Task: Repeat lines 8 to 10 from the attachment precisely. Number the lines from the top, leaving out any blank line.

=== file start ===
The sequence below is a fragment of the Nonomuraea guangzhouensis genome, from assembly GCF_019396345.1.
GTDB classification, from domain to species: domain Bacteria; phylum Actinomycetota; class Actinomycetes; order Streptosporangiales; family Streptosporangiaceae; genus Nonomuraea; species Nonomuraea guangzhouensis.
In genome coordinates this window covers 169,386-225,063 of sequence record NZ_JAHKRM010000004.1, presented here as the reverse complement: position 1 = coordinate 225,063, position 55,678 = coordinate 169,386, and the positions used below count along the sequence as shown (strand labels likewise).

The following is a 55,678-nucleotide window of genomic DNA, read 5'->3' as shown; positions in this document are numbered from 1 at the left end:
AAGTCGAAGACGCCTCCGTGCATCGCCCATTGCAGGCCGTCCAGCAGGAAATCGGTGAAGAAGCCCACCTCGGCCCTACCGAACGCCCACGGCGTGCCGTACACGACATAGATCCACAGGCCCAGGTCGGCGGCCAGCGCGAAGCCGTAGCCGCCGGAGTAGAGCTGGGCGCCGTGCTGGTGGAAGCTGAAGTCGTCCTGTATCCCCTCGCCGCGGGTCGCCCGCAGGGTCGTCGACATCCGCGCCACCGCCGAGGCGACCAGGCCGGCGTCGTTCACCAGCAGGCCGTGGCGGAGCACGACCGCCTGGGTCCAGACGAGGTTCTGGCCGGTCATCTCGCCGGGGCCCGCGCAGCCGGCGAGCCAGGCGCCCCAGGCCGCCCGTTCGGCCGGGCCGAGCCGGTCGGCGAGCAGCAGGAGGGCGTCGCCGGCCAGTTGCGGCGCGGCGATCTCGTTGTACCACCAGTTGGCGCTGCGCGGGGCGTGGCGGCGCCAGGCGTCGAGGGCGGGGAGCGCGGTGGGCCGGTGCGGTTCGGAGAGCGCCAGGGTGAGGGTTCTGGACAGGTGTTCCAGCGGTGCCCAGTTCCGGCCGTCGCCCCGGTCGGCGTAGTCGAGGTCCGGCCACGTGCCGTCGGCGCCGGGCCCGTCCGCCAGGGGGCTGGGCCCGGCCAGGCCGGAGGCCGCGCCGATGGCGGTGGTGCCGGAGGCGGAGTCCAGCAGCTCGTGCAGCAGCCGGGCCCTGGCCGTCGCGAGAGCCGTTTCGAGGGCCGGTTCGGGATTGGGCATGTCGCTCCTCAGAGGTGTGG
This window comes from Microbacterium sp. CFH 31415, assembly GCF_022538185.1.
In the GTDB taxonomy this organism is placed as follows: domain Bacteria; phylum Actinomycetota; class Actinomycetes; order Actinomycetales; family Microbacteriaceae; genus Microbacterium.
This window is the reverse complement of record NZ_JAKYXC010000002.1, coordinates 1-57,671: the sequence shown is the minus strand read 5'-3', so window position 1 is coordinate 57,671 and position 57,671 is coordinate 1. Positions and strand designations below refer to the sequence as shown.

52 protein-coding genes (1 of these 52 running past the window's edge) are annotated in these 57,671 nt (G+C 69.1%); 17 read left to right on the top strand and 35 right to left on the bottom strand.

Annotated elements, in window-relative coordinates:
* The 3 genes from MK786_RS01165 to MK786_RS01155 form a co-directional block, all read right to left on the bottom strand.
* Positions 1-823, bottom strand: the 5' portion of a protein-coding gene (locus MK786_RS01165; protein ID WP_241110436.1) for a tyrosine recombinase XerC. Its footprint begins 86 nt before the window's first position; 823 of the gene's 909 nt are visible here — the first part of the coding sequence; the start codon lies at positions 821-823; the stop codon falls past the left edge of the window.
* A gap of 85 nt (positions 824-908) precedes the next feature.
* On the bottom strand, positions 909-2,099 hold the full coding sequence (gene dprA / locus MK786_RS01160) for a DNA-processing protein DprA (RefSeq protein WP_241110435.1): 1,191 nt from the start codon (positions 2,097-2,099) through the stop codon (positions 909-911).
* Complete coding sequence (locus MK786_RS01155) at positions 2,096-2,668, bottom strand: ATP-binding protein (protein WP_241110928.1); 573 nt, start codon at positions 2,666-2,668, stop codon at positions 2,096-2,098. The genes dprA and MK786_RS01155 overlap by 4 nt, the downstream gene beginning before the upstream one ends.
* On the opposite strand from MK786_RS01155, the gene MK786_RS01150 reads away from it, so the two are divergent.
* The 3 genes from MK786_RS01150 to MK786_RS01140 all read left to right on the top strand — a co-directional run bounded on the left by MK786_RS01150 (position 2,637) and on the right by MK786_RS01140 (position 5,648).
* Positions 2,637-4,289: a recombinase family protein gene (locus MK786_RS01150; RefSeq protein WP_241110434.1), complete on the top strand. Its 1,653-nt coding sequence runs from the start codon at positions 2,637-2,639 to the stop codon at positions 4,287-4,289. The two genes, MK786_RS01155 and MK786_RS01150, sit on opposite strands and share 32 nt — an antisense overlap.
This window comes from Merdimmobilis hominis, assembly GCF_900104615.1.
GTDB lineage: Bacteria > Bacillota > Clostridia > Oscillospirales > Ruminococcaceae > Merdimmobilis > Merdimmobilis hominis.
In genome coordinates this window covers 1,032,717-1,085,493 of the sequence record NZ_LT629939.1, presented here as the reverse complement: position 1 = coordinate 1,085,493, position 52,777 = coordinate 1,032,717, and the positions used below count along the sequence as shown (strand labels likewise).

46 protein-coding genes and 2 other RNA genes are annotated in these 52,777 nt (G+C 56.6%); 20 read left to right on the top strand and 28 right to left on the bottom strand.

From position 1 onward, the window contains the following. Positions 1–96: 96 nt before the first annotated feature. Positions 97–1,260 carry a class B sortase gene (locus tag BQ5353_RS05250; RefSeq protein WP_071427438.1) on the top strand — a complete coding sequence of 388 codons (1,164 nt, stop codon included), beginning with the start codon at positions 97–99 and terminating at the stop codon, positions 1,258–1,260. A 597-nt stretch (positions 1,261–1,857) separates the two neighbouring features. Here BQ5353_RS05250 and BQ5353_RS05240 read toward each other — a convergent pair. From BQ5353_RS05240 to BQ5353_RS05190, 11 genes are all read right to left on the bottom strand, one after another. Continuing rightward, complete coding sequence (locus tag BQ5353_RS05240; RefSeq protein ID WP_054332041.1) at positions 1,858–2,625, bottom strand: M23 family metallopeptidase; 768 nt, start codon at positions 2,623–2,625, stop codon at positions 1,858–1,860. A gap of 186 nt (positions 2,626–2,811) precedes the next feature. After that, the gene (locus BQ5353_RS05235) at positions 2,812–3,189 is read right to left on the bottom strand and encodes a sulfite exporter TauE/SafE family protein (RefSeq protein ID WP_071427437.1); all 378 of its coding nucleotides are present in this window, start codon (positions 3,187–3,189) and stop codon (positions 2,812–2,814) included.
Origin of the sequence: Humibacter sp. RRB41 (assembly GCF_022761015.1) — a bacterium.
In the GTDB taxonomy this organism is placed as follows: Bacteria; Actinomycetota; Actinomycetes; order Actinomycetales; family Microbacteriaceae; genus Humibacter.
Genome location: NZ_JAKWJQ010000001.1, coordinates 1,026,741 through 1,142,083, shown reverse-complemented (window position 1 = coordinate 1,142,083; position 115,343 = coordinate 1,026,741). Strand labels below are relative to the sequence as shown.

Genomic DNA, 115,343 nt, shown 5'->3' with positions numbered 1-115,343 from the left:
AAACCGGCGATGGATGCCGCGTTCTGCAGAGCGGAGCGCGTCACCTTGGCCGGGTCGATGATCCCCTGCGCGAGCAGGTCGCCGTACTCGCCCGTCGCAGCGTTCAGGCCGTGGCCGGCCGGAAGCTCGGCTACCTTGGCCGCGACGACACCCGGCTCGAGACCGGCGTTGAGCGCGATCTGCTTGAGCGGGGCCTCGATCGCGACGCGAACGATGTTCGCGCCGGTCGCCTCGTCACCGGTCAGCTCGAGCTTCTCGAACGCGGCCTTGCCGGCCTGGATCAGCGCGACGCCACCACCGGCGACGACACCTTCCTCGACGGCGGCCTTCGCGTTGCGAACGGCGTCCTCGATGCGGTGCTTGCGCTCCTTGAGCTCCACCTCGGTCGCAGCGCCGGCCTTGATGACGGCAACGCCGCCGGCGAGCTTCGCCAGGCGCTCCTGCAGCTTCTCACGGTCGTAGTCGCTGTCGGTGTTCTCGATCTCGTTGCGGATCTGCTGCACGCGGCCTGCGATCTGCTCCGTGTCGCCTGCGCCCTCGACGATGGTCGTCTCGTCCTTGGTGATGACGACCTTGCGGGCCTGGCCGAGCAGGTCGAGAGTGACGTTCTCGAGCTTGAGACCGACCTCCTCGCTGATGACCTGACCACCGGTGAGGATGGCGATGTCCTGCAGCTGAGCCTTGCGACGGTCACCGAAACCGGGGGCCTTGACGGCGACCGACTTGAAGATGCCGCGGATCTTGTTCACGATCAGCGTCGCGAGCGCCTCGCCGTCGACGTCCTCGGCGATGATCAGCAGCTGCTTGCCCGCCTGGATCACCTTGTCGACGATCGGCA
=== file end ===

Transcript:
This window is the reverse complement of record NZ_JAKYXC010000002.1, coordinates 1-57,671: the sequence shown is the minus strand read 5'-3', so window position 1 is coordinate 57,671 and position 57,671 is coordinate 1. Positions and strand designations below refer to the sequence as shown.

52 protein-coding genes (1 of these 52 running past the window's edge) are annotated in these 57,671 nt (G+C 69.1%); 17 read left to right on the top strand and 35 right to left on the bottom strand.

Annotated elements, in window-relative coordinates: